7 Things Therapists Wish Their Clients Knew

Carolyn De Lorenzo
7 Things Therapists Wish Their Clients Knew
Photo: Ashley Britton/SheKnows.

Myths about therapy and therapists abound in American culture. The therapeutic process is often shrouded in mystery and misconceptions, and there are things therapists really wish their clients knew. Stigmas about mental illness and what actually happens in a therapist’s office can undermine a person’s healing process — while also sometimes deterring people from getting the help they need.

In addition, fears about therapy and therapists can confound even the most devoted therapygoer: Relaxing into the process while building a trust-based connection with your counselor is key to getting the most out of your therapy sessions. If you’ve got some nagging insecurities about whether or not your therapist is judging you or just concerns about therapy in general, don’t fret. Good therapists are an altruistic and caring breed, and bottom line, they really just want the best for you. Here are seven things your therapist really wants you to know, so you can feel better about getting some support already.

Needing therapy doesn’t mean you’re “crazy”

Therapy is about learning “to handle your feelings and thoughts in a more effective way,” Dr. Tina B. Tessina, psychotherapist and author of It Ends With You: Growing Up And Out of Dysfunction, explains. And there’s no shame in having a mental health diagnosis like depression, PTSD or bipolar disorder either. Mental health stigma often bars people who need treatment the most from getting help. If you avoid therapy because you’re worried about what your family and friends might think of you, know that it takes a lot of strength to seek out support when you need it. You are not weak or flawed for going to therapy, and having a mental health diagnosis doesn’t mean that you’re “crazy.”

You’re stronger than you think

“Clients are so much stronger than they think. I often talk with [them] about this,” clinical psychologist Dr. Darin Bergen explains. “They see all the things they’re not doing and see weakness; I see how much they’re struggling to do ‘normal’ daily activities, and I see strength. The metaphor I use is that of a person with a 200-pound backpack struggling to walk forward — I wouldn’t think they’re weak. I’d think that they’re strong for moving forward despite the immense weight on their back. Sometimes that helps them understand that it takes a lot of strength to get through the day right now, and when we get rid of the burden of their pain, they’ll have a lot more strength to apply to every area of their life.”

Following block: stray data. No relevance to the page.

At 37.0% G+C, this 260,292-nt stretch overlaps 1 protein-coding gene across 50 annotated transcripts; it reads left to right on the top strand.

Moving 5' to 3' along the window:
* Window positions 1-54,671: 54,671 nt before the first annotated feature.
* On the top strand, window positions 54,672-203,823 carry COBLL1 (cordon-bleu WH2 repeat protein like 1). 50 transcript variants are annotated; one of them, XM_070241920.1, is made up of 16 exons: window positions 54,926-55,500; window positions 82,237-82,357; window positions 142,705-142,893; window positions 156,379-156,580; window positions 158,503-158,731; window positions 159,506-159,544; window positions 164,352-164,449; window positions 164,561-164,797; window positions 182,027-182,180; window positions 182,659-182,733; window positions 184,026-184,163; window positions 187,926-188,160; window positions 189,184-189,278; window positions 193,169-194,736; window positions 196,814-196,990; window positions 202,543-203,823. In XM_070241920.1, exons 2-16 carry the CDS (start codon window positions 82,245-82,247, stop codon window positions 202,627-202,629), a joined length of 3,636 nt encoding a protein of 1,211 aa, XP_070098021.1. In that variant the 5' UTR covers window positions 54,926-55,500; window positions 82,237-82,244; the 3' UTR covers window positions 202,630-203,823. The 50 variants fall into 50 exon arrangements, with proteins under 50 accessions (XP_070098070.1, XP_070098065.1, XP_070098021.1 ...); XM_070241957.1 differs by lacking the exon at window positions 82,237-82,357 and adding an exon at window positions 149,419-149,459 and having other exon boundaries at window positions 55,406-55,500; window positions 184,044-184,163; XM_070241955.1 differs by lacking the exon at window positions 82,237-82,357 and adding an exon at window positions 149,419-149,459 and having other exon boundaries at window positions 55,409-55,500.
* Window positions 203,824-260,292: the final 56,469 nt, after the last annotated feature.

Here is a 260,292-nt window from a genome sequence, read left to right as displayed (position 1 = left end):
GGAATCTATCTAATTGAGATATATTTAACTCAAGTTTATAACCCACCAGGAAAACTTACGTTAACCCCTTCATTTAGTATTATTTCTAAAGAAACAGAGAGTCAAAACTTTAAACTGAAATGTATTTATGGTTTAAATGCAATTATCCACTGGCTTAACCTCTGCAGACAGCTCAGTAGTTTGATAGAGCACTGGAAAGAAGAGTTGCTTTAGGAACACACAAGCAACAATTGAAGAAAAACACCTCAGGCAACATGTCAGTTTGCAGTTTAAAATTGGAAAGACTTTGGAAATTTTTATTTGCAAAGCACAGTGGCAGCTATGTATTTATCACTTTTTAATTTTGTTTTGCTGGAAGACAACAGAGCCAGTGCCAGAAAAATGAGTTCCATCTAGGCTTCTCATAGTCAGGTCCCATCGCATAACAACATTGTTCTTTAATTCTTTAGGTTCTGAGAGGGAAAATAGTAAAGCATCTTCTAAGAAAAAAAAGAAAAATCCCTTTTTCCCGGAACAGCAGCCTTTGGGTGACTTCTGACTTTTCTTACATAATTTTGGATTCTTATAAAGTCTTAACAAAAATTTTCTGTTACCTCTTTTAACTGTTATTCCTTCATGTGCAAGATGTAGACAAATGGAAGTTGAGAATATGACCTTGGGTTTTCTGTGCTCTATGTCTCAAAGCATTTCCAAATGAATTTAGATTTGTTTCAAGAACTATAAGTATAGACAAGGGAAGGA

Things can get better

“Sometimes I just wish my clients knew that things can get better,” says Bergen. “An important concept for dealing with emotional pain is something called ‘learned hopelessness.’ After struggling against a pain for some time and finding no relief, we learn that there’s nothing we can do to make things better, and we become hopeless. This doesn’t mean that things actually are hopeless. I’ve seen clients get better after years of struggle. Sometimes, we don’t know what will be the thing that helps us get out of the pain we’re in. Often, we therapists have to be the ‘hope in the room,’ and I totally understand why my clients often don’t feel it, but I wish they could.”

But your therapist can’t “fix” you

Bergen notes, “The biggest assumption that interferes with therapy is that we therapists are going to ‘fix’ [our clients] — that they will be passive participants in the process. Instead, Bergen says, therapy is more of a partnership between therapist and client, “and it only works if both parties are engaging in the process actively. [Therapists] are like wilderness guides. Guides know how to navigate the terrain and overcome obstacles, but they don’t carry people on their backs. This can be frustrating at first, but the benefit at the end is that the client has done the work and should feel empowered by participating in the journey themselves.”

No topic is off limits

A good therapist is someone you can place your trust in. “Whatever you haven’t been able to talk about, the therapist will create a safe place for you to be heard,” Tessina says.

Therapists are trying too

Your therapist is an imperfect person with strengths and weaknesses, just like you. “As a therapist, I might say I ‘feel your feelings,’ while still struggling to do that [for myself] in my own life,” Nancy Jane Smith, a licensed professional counselor, mental health advocate and author of The Happier Approach, explains. “Or I might say that I practice meditation because I know it’s important — while being aware that my own process is imperfect.”

No, your therapist is really not judging you

If you tend to be very critical of yourself, it can be hard to accept that your therapist isn’t judging you — even as you open up about your most hidden flaws and problems in their office. “It’s hard to convince a client that I’m not judging them the way they judge themselves, so I tend to give honest feedback in the moment about my feelings of compassion towards them when they’re feeling ashamed of themselves. This slowly chips away at the idea that I’m judging them,Bergen says.

No matter what your fears about therapy might be, a good therapist can help reassure you the process is ultimately meant to empower you. By honing better communication skills, healing old wounds or learning new ways to manage a mental health diagnosis, your counselor is an ally as you form new strengths. Putting your fears aside as you allow yourself to fully engage in the therapeutic process can help yield the best outcome for your treatment.

 

Originally posted on SheKnows.

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